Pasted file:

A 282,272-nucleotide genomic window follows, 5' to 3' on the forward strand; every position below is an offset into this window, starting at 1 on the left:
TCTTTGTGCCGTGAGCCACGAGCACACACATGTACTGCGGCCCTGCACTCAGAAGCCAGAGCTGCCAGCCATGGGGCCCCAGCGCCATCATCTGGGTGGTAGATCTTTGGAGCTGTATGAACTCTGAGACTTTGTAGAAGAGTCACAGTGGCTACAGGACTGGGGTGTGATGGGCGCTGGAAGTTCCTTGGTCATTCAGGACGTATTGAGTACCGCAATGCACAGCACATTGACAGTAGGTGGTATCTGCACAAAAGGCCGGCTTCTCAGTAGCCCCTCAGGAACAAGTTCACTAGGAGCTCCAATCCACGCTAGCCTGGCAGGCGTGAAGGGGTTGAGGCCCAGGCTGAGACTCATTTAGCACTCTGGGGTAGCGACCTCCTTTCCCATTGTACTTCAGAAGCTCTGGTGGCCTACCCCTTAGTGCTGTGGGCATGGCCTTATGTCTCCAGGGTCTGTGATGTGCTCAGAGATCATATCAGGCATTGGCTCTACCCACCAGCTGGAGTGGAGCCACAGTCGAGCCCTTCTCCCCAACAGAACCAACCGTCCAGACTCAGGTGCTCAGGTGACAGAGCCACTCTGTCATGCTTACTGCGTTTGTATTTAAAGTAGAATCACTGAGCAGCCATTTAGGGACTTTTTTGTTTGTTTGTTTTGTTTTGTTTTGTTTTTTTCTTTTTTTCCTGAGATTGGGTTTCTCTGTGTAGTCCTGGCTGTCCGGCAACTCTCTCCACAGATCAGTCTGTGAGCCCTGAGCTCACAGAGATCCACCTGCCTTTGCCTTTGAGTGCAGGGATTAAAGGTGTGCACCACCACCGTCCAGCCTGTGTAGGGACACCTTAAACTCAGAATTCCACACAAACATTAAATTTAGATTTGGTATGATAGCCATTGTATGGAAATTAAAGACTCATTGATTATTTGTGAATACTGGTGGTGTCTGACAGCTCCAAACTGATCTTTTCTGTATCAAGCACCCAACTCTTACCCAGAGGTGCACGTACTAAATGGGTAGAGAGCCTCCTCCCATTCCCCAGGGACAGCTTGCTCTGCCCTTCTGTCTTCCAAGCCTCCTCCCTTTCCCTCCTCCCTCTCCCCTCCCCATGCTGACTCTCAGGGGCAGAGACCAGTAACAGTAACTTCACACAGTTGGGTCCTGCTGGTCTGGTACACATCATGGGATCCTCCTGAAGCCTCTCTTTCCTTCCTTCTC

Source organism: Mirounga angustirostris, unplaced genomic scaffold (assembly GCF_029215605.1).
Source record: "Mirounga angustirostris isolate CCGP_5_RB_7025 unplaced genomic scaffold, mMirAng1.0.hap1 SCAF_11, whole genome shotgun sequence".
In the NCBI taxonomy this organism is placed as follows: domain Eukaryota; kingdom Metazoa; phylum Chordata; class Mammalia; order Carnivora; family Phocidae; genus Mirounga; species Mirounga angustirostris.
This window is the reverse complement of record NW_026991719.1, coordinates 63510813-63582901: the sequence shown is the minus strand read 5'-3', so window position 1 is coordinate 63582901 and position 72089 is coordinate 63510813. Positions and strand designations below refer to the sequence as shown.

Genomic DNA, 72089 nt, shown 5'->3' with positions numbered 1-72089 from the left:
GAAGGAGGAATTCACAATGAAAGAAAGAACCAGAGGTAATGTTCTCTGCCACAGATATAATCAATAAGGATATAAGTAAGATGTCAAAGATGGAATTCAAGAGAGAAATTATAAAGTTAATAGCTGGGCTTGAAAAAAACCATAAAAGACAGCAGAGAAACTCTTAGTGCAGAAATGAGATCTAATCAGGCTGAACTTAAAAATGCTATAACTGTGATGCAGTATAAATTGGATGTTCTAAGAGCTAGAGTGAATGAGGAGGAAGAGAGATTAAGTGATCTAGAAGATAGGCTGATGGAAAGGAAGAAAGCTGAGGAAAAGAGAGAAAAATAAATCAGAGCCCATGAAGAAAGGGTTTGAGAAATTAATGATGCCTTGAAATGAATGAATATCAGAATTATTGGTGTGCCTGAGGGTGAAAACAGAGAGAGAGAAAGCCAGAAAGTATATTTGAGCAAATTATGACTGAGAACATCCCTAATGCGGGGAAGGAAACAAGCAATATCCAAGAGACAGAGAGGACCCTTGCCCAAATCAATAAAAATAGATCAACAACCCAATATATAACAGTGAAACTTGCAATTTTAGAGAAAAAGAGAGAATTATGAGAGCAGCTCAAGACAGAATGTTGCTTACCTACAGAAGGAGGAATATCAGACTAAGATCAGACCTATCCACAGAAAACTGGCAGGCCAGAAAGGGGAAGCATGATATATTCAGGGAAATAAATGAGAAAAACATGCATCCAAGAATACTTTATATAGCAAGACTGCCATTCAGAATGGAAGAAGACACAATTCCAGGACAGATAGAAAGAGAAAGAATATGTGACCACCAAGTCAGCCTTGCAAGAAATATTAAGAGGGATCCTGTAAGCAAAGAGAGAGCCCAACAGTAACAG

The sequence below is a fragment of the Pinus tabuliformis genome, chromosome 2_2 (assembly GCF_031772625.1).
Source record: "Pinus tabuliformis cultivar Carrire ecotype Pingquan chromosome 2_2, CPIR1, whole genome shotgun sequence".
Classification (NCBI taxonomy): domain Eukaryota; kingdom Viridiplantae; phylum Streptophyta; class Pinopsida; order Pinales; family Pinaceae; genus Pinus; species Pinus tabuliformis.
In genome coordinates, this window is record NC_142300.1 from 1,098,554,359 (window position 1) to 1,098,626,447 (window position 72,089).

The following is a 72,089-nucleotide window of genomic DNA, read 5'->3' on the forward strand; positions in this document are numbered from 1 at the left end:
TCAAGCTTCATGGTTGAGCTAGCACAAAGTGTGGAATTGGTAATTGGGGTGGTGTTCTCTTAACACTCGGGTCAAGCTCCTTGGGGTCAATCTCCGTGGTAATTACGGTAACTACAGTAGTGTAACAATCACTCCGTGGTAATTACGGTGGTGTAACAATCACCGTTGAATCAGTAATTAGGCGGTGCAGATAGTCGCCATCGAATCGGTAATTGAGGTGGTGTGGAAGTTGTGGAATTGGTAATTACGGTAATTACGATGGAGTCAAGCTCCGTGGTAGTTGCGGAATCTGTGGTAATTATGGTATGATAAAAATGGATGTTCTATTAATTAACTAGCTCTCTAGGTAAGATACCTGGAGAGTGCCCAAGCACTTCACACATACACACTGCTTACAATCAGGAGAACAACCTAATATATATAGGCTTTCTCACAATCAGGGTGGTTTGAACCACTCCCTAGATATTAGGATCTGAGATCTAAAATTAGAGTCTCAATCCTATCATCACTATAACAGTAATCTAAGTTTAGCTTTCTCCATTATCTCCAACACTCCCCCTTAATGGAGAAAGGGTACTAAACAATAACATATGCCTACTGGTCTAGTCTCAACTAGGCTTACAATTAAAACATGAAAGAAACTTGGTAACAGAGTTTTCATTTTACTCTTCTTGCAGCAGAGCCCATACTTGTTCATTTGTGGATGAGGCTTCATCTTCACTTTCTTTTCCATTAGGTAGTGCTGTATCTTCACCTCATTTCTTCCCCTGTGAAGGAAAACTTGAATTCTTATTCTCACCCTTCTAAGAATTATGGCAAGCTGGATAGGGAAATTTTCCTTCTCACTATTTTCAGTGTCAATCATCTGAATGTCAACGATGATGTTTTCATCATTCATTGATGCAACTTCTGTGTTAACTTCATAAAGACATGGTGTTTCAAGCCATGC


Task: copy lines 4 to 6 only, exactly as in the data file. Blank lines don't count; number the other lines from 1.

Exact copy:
Source record: "Mirounga angustirostris isolate CCGP_5_RB_7025 unplaced genomic scaffold, mMirAng1.0.hap1 SCAF_11, whole genome shotgun sequence".
In the NCBI taxonomy this organism is placed as follows: domain Eukaryota; kingdom Metazoa; phylum Chordata; class Mammalia; order Carnivora; family Phocidae; genus Mirounga; species Mirounga angustirostris.
This window is the reverse complement of record NW_026991719.1, coordinates 63510813-63582901: the sequence shown is the minus strand read 5'-3', so window position 1 is coordinate 63582901 and position 72089 is coordinate 63510813. Positions and strand designations below refer to the sequence as shown.